Greenhart Grove Huntingdon – An Ecological Success Story

17:51 Thursday 24th November 2011
Drive BBC Radio Cambridgeshire

: Our reporter Johnny Dee, let’s find out what he did today. Because it was all connected with the fact that the Energy Secretary Chris Huhne was in the news after telling the House of Commons he was hopeful energy bills would eventually come down, once people had taken advantage of all energy efficient measures available. Johnny Dee then went to Greenhart Grove Huntingdon, where the 29 flats and houses completed last year have been fitted with some of the most advanced environmental technology on the market. So has it meant reduced bills? (TAPE)
JOHNNY DEE: The first unusual thing about them immediately that strikes you is the rooftops are not slate or tiles, but they’re grass. And in front of me I’ve got a long terrace, a lot of houses here, seven or eight properties, but of course all joined together. And on top, if I just step back, I can see we’ve got what looks like three cricket twenty two yard wickets, on top. You’ve got a wooden facade here. They’ve got panel effects, and they’ve got solar heating and all sorts. I’m going to knock on the door of Mark. Let’s see if Mark’s in. Oh hello Mark. It’s Johhny from BBC Cambridgeshire. Sorry to bother you today.
MARK: That’s alright.
JOHNNY DEE: You live here of course.
MARK: Yes.
JOHNNY DEE: And this group of houses here has got some quite unusual properties, haven’t they? What do they actually do?
MARK: They’re eco-friendly. They’re one of the most eco-friendly houses in Britain.
JOHNNY DEE: We’re inside your front room. The thing that struck me straight away was the grass on the roof there.
MARK: Yes. That’s to help with insulation, and also to help the house blend in to the local area.
JOHNNY DEE: How long have you been in for yourself Mark?
MARK: August 5th last year.
JOHNNY DEE: And when you moved here, did you notice straight away a big difference?
MARK: Yes. Well, from October onwards, when the winter started to turn the worst, we didn’t have to have the heating on. They’re quite warm houses. So even now, even though it’s been cold, the heating hasn’t been on at all yet. Because they do keep the heat in very well.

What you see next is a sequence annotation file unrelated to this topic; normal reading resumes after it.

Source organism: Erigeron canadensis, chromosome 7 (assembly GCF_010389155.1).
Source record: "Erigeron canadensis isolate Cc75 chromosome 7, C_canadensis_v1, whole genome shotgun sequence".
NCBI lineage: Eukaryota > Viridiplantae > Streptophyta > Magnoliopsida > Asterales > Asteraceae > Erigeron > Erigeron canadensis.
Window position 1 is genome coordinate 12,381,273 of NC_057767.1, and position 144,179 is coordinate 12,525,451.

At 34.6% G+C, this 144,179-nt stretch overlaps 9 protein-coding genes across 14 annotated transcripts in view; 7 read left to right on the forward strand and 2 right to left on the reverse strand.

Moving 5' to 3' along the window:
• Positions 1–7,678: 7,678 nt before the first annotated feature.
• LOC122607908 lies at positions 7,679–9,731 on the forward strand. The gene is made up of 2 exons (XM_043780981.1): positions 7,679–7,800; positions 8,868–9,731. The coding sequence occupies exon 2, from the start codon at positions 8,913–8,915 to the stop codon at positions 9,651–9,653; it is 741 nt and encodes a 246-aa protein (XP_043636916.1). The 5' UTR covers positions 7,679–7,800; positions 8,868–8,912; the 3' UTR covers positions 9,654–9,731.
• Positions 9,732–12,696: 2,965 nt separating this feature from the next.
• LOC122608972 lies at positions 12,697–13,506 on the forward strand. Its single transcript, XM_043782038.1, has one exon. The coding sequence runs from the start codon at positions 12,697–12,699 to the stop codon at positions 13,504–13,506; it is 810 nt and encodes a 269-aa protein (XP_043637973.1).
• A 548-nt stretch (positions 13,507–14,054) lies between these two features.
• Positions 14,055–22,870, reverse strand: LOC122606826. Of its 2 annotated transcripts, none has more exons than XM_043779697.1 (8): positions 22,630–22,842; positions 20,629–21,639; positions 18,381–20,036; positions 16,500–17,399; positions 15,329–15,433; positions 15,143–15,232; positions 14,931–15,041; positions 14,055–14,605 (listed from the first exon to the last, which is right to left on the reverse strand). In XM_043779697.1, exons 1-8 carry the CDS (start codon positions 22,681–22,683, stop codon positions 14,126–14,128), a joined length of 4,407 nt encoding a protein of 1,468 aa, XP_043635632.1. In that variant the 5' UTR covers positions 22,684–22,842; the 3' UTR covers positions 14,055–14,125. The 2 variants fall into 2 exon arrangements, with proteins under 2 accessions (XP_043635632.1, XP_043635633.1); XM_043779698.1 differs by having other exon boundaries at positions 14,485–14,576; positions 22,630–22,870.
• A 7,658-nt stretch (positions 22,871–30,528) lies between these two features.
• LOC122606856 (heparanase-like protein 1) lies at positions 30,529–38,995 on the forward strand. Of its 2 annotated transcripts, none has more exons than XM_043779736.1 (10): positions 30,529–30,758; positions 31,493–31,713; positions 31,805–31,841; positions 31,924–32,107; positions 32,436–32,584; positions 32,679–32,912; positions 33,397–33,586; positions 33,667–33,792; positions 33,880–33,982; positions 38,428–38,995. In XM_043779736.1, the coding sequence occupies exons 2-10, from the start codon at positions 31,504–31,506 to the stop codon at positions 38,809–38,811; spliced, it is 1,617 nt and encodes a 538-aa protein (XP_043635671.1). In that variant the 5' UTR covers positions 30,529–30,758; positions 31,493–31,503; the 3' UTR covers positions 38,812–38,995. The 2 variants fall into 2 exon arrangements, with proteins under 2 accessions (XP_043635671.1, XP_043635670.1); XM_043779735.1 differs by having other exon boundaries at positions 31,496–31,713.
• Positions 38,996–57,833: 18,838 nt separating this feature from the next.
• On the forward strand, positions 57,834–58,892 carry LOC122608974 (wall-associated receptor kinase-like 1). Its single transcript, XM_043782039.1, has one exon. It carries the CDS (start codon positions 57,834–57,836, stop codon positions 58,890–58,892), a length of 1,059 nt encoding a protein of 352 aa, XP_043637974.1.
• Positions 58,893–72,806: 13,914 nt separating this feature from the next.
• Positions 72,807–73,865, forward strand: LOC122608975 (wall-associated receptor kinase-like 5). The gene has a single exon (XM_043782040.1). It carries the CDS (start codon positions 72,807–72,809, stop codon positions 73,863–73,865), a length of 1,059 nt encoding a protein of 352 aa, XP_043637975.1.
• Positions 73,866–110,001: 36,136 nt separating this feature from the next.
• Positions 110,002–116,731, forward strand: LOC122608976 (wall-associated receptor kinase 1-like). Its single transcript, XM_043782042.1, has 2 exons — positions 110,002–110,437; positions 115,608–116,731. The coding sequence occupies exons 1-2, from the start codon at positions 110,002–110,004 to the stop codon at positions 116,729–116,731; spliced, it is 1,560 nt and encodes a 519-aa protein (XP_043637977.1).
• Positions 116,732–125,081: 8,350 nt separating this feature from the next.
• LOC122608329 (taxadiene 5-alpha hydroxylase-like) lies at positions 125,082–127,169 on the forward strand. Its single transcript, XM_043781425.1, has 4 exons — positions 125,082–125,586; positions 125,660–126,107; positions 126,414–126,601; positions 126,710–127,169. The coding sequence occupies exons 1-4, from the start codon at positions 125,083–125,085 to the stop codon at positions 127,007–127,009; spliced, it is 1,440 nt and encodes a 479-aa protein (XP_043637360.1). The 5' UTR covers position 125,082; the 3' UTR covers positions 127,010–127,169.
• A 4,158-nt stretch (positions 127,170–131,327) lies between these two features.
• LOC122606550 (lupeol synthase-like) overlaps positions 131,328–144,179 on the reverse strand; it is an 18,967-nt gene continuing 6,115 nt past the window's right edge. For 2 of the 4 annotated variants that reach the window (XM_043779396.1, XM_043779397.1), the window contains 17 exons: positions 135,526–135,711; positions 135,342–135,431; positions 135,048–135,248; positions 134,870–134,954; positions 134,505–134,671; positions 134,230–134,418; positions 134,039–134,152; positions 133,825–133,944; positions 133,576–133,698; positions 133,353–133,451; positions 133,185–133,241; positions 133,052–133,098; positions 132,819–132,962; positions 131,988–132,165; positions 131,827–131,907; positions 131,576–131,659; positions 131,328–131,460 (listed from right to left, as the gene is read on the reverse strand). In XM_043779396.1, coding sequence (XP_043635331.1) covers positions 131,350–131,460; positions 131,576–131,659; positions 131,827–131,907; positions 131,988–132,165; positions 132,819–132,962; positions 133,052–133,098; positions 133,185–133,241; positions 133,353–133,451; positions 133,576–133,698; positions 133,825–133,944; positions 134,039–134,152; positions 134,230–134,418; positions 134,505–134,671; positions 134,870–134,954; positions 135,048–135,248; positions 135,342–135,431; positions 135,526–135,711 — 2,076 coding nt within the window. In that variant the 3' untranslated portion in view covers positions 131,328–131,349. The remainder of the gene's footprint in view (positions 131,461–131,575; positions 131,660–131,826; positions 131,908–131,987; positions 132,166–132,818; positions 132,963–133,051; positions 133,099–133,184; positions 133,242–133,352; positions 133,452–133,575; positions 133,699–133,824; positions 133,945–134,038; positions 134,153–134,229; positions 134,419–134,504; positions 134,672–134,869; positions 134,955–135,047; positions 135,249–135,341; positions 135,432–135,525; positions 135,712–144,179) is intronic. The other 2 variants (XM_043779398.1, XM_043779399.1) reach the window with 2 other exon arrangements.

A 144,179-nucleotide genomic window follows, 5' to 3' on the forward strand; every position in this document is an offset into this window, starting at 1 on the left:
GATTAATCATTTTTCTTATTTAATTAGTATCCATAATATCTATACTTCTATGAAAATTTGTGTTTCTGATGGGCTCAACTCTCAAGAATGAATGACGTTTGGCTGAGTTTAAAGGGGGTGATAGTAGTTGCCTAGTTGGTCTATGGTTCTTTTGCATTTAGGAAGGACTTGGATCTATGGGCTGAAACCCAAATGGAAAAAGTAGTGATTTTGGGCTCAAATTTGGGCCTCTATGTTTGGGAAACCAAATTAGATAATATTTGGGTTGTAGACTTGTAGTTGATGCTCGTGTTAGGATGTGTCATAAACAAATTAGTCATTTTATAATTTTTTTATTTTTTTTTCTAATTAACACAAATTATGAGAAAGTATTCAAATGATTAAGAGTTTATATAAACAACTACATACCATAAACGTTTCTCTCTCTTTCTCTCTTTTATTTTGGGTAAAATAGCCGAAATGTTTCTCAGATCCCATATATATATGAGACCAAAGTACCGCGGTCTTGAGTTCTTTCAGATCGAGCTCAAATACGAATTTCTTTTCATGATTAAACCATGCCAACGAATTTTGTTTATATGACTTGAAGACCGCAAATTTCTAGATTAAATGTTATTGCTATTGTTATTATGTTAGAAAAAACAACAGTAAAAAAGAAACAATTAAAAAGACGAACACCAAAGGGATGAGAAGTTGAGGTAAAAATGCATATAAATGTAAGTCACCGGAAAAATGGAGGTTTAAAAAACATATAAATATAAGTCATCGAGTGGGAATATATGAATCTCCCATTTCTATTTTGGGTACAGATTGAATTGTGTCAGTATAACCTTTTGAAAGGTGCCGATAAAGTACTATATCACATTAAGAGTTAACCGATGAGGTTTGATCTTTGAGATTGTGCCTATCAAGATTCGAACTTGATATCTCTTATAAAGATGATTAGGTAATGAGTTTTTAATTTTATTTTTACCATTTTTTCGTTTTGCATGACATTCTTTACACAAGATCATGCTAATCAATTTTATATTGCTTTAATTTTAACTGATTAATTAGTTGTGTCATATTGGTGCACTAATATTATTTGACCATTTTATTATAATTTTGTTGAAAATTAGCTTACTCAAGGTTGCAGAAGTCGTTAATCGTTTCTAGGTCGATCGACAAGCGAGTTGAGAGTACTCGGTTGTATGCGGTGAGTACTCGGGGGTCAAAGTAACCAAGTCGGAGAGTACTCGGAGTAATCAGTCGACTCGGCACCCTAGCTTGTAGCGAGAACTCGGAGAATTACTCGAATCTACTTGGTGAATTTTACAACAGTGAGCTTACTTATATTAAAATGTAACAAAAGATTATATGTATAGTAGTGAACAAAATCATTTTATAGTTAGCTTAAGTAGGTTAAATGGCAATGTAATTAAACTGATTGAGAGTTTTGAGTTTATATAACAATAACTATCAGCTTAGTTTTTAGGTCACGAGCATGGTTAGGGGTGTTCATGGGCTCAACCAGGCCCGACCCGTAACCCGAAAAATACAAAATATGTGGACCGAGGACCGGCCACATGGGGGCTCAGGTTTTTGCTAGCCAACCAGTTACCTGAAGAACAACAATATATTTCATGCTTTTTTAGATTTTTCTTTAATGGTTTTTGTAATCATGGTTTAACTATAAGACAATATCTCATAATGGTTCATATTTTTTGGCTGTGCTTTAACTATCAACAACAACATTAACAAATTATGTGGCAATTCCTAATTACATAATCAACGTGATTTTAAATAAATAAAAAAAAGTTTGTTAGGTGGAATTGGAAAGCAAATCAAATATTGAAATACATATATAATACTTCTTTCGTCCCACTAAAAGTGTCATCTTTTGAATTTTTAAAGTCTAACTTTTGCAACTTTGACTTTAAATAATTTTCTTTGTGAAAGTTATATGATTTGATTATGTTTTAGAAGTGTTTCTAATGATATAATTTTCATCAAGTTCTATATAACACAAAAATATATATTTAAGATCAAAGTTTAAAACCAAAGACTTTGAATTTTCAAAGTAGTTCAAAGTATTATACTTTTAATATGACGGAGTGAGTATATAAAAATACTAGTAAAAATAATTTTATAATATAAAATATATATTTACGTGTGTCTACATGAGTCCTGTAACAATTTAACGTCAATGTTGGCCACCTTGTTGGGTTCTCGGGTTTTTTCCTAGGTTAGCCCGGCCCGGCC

JOHNNY DEE: And what sort of heating system do you employ here?
MARK: It’s solar powered heating. So we get the rays from the sun. And also, what we don’t use gets put back to the grid. So we should, in time, in theory, make money.
JOHNNY DEE: And you’ve lived on what we could call a normal house before this.
MARK: Yes. I have indeed.
JOHNNY DEE: And what’s the difference like in the bills for instance on all the energy?
MARK: The bills are quite good. And being a single father it’s fantastic, because the savings that I make go straight back into my pocket, for me and my little man. My gas has virtually halved. Electric, just under half.
JOHNNY DEE: And how do family and friends react when they come round here and see the grass on the roof, because that tickled me to see that?
MARK: It does. Because with the house still being brand new, not everybody knows where they are, but you say to people, oh they’re the houses with the grass on, they know exactly where you live.
JOHNNY DEE: Is it quite dangerous when you get the old Flymo and the flex up there to cut the grass?
JOHNNY DEE: Obviously you just leave it, and it doesn’t grow very long, very much, does it?
MARK: That’s why you get good neighbours, to go up and cut the grass for you. (LIVE)
ANDY BURROWS: Good stuff. That was our man Johnny Dee out and about in Huntingdon today.